One in 40 people with coronavirus has symptoms lasting at least three months, concludes the largest and most comprehensive analysis yet, by the UK Office for National Statistics. In April, an ONS put the proportion at about one in every 10.
The initial sample for the analysis comprised 26,922 UK Coronavirus Infection Survey (CIS) participants who had a nose and throat swab that tested positive for COVID-19 using a polymerase chain reaction (PCR) test during study follow-up. This follow-up took place between 26 April 2020 (the beginning of the CIS) and 1 August 2021, irrespective of symptoms.
The latest ONS analysis asked two groups of people – those who had tested positive for coronavirus and those who had not – whether they had: fever; headache; muscle ache; weakness; tiredness; nausea; abdominal pain; diarrhoea; sore throat; cough; shortness of breath; loss of taste and or loss of smell.
The latest, large and comprehensive analysis, stresses that the condition is not fully understood and still has no universally agreed definition, leading to different studies producing different figures. The ONS report examined three different approaches to arrive at its own estimate.
About 3% of people in the study who had tested positive had at least one of the symptoms for at least three months after infection. Among those who had not tested positive, that proportion was 0.5%, meaning one in every 40 infected people had their coronavirus symptoms last for three months or longer.
And like many other reports, the analysis suggests women, 50- to 69-year-olds and people with other long-term health conditions are the most likely to have some of these symptoms 12 weeks after a COVID infection.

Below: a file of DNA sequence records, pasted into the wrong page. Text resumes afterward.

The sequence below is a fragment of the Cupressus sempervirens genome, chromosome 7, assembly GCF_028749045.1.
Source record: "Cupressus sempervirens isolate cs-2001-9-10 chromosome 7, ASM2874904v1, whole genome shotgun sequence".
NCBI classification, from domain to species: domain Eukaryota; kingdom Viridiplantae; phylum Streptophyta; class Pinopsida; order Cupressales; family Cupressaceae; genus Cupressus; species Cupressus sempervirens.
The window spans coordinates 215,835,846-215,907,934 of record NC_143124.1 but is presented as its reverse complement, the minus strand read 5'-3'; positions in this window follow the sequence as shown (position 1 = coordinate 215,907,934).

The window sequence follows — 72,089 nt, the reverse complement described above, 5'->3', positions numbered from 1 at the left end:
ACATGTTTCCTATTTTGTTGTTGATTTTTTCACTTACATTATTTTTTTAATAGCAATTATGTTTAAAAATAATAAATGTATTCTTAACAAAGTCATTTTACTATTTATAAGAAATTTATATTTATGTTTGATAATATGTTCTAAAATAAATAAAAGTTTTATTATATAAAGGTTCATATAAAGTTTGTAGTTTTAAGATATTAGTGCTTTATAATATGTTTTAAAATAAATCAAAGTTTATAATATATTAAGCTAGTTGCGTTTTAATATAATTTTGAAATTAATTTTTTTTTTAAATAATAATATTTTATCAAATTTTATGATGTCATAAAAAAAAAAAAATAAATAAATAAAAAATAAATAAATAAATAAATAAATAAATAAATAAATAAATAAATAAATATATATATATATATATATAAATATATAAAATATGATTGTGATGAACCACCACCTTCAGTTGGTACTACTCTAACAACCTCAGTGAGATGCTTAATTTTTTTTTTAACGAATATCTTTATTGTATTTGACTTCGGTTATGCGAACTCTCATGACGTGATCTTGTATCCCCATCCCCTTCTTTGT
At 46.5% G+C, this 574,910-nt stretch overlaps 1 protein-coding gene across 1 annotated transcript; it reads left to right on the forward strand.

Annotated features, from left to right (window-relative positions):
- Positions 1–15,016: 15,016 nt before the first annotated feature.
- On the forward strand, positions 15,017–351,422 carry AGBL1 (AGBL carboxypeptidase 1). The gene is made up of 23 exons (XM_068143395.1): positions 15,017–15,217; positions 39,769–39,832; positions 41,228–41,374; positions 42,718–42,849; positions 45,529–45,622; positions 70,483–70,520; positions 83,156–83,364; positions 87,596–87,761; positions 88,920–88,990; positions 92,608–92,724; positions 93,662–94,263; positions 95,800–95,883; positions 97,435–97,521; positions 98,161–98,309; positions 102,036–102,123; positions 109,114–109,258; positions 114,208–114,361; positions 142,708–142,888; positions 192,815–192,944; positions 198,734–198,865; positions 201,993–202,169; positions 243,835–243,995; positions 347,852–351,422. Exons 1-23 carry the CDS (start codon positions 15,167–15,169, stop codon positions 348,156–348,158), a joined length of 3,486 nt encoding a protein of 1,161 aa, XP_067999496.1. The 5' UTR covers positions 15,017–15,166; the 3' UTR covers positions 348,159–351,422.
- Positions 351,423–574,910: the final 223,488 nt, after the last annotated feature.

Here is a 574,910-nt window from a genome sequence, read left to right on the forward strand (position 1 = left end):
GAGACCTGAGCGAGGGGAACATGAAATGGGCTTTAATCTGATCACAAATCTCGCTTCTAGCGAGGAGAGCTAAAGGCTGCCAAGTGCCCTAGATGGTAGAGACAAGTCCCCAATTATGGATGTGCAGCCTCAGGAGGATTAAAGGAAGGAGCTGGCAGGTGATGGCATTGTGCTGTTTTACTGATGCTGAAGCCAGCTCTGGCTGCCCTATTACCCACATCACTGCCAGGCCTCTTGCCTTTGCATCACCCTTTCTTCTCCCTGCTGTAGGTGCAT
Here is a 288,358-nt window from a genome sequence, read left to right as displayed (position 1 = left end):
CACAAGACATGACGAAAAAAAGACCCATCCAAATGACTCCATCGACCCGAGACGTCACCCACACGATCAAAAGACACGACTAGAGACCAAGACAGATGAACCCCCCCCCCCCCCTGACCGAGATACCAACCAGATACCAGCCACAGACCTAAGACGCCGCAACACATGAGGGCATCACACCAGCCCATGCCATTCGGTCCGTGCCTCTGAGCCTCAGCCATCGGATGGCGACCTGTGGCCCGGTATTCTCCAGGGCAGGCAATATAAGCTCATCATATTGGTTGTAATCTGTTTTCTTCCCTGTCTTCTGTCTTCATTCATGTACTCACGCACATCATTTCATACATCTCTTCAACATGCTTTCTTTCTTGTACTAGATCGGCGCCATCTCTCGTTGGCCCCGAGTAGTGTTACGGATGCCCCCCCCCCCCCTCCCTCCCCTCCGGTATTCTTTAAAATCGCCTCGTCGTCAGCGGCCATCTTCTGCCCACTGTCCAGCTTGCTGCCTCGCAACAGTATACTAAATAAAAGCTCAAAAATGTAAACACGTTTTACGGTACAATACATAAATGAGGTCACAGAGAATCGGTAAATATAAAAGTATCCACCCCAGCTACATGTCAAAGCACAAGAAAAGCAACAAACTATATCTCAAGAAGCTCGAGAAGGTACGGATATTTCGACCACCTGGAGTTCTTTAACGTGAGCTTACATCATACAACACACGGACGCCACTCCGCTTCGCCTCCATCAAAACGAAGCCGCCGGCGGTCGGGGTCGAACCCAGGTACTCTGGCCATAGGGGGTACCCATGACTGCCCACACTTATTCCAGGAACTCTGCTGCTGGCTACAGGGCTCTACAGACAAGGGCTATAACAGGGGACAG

People with high levels of virus in their body when testing positive are also more likely to have long COVID, the analysis suggests.
The BBC News head of statistics Robert Cuffe, described the ONS study as “big, detailed and very carefully put together”.
“They looked at data from more than 50,000 people, half of whom had tested positive for coronavirus. And they were testing people at random, so we can be pretty certain that we're comparing a group of people who had COVID with another group who didn't. That's not true for all analyses.
“They asked people about specific symptoms, as well as asking people to self-diagnose in another analysis. They say their estimates are closer to the truth than the higher estimates they gave in April, because they have long-term follow-up on a lot of people and they've improved their statistical analysis.
“No analysis of long COVID is perfect, and this analysis does omit some classic long Covid symptoms. But this is a big addition to research on the condition and one that suggests that this illness is, thankfully, less common than we may have feared.”
ONS statisticians point out studies from other organisations have their own definitions of long COVID with more symptoms, focus on different people (for example some include people with suspected COVID infections alongside those confirmed by a test) and a different way of collecting data.
Their own list of symptoms didn't include “brain fog”, something commonly reported by people with long COVID So they also asked people whether they had long COVID – rather than about the 12 symptoms on the list.
This analysis shows around one in nine people infected with the virus said they had experienced the condition.
Kevin McConway, emeritus professor of statistics at the Open University, said the report shows that what counts as long COVID is far from clear.
He added: “It does not concern me that, at this stage in the pandemic, numerical estimates about something as new and complicated as long COVID differ quite a lot – what is important is that those involved should discuss openly what needs to be done to clarify the position.
“But the need to do that should not hold up the establishment and improvement of services to help people with these conditions, however they are defined and counted.”
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